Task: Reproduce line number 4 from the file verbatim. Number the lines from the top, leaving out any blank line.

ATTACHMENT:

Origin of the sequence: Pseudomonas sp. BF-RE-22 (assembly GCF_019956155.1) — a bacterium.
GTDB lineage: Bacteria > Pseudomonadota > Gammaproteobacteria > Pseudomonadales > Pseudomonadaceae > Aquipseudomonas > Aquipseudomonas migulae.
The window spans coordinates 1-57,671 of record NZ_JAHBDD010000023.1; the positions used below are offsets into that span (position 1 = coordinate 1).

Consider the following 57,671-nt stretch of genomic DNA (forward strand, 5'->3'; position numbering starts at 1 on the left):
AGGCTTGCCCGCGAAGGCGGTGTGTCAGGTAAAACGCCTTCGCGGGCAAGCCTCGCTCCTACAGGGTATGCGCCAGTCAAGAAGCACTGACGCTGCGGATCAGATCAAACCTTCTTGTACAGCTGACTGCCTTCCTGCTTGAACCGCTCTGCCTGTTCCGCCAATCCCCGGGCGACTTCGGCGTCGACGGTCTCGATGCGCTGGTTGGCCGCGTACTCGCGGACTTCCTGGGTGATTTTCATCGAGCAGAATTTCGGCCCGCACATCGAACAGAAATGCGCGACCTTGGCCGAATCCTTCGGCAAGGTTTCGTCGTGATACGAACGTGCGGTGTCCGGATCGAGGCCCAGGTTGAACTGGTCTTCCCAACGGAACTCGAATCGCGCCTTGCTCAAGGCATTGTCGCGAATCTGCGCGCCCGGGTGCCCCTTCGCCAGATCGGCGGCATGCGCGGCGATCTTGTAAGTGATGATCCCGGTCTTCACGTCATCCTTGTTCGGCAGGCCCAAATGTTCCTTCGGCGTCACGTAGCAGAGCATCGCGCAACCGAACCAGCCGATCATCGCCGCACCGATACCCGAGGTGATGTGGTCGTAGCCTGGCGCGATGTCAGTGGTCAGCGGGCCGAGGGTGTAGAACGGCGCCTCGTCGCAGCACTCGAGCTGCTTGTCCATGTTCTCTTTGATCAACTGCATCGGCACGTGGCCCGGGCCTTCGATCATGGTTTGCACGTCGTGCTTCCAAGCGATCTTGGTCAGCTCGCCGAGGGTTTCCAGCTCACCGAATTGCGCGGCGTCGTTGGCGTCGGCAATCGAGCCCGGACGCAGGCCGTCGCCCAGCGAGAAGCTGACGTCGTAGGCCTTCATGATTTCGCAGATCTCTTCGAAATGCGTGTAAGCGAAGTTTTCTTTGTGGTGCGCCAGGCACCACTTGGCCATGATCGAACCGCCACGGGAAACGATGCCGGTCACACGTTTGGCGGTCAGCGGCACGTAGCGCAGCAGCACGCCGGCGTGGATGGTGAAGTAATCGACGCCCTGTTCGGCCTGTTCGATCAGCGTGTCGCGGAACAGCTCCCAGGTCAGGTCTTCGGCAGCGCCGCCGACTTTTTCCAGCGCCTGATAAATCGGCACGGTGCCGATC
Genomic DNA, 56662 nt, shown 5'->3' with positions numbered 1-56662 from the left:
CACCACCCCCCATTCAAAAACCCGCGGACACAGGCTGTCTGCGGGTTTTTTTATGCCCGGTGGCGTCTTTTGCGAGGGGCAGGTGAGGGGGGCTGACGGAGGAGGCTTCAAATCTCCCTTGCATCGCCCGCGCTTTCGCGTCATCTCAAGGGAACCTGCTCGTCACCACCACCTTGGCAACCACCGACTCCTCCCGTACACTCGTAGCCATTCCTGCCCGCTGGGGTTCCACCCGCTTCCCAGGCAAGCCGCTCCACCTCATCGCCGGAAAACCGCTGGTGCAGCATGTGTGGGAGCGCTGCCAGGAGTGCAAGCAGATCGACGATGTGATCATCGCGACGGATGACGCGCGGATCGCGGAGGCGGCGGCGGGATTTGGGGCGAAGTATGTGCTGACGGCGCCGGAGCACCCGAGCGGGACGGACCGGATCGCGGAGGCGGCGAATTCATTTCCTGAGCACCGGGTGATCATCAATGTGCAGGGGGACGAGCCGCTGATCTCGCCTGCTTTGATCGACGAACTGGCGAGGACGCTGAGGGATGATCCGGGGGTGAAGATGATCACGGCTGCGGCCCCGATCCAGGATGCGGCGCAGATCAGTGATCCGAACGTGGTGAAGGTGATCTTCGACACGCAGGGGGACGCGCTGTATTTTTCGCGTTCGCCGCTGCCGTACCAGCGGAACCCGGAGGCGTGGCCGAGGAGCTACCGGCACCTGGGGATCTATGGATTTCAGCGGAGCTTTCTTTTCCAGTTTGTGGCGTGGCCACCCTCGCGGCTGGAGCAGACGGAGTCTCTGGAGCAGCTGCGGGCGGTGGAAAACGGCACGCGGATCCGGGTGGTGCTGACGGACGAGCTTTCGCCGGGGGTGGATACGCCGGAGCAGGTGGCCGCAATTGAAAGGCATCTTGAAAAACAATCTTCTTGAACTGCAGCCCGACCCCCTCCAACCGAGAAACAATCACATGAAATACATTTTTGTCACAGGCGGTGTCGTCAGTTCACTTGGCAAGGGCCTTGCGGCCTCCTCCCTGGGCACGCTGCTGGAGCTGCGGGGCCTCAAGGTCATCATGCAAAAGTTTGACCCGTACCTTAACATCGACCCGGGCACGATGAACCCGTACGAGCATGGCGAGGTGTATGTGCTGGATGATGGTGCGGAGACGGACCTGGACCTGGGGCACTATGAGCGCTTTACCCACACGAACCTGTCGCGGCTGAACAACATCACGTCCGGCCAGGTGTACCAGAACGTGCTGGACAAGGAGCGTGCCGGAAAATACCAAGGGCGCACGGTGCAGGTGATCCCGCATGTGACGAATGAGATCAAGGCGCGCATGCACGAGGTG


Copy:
Consider the following 57,671-nt stretch of genomic DNA (forward strand, 5'->3'; position numbering starts at 1 on the left):